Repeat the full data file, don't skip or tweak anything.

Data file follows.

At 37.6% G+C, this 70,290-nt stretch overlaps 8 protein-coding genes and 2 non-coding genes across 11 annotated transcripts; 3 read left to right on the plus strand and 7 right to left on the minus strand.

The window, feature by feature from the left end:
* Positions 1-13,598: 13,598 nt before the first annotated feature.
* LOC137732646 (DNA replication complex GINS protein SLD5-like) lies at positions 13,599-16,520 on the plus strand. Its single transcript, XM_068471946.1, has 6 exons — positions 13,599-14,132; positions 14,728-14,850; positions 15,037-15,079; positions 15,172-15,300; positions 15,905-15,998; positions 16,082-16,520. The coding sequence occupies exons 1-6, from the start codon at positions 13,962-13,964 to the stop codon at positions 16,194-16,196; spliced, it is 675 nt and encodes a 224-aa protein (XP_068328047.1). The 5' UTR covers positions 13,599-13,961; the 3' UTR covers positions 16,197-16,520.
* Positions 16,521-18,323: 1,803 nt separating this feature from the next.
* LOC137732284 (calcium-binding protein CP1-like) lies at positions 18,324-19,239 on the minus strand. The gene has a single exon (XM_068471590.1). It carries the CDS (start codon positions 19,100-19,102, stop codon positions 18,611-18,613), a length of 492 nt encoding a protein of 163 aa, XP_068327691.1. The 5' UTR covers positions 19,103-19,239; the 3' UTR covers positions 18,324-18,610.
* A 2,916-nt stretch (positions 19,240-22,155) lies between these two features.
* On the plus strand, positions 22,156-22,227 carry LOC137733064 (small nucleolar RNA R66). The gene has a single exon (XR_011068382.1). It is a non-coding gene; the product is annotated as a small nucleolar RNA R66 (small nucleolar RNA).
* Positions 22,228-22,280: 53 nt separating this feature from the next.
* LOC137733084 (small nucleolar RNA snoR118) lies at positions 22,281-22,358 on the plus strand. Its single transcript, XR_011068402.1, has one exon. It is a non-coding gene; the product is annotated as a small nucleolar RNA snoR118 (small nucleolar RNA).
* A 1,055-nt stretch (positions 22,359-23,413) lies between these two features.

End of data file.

At 37.6% G+C, this 70,290-nt stretch overlaps 8 protein-coding genes and 2 non-coding genes across 11 annotated transcripts; 3 read left to right on the plus strand and 7 right to left on the minus strand.

The window, feature by feature from the left end:
* Positions 1-13,598: 13,598 nt before the first annotated feature.
* LOC137732646 (DNA replication complex GINS protein SLD5-like) lies at positions 13,599-16,520 on the plus strand. Its single transcript, XM_068471946.1, has 6 exons — positions 13,599-14,132; positions 14,728-14,850; positions 15,037-15,079; positions 15,172-15,300; positions 15,905-15,998; positions 16,082-16,520. The coding sequence occupies exons 1-6, from the start codon at positions 13,962-13,964 to the stop codon at positions 16,194-16,196; spliced, it is 675 nt and encodes a 224-aa protein (XP_068328047.1). The 5' UTR covers positions 13,599-13,961; the 3' UTR covers positions 16,197-16,520.
* Positions 16,521-18,323: 1,803 nt separating this feature from the next.
* LOC137732284 (calcium-binding protein CP1-like) lies at positions 18,324-19,239 on the minus strand. The gene has a single exon (XM_068471590.1). It carries the CDS (start codon positions 19,100-19,102, stop codon positions 18,611-18,613), a length of 492 nt encoding a protein of 163 aa, XP_068327691.1. The 5' UTR covers positions 19,103-19,239; the 3' UTR covers positions 18,324-18,610.
* A 2,916-nt stretch (positions 19,240-22,155) lies between these two features.
* On the plus strand, positions 22,156-22,227 carry LOC137733064 (small nucleolar RNA R66). The gene has a single exon (XR_011068382.1). It is a non-coding gene; the product is annotated as a small nucleolar RNA R66 (small nucleolar RNA).
* Positions 22,228-22,280: 53 nt separating this feature from the next.
* LOC137733084 (small nucleolar RNA snoR118) lies at positions 22,281-22,358 on the plus strand. Its single transcript, XR_011068402.1, has one exon. It is a non-coding gene; the product is annotated as a small nucleolar RNA snoR118 (small nucleolar RNA).
* A 1,055-nt stretch (positions 22,359-23,413) lies between these two features.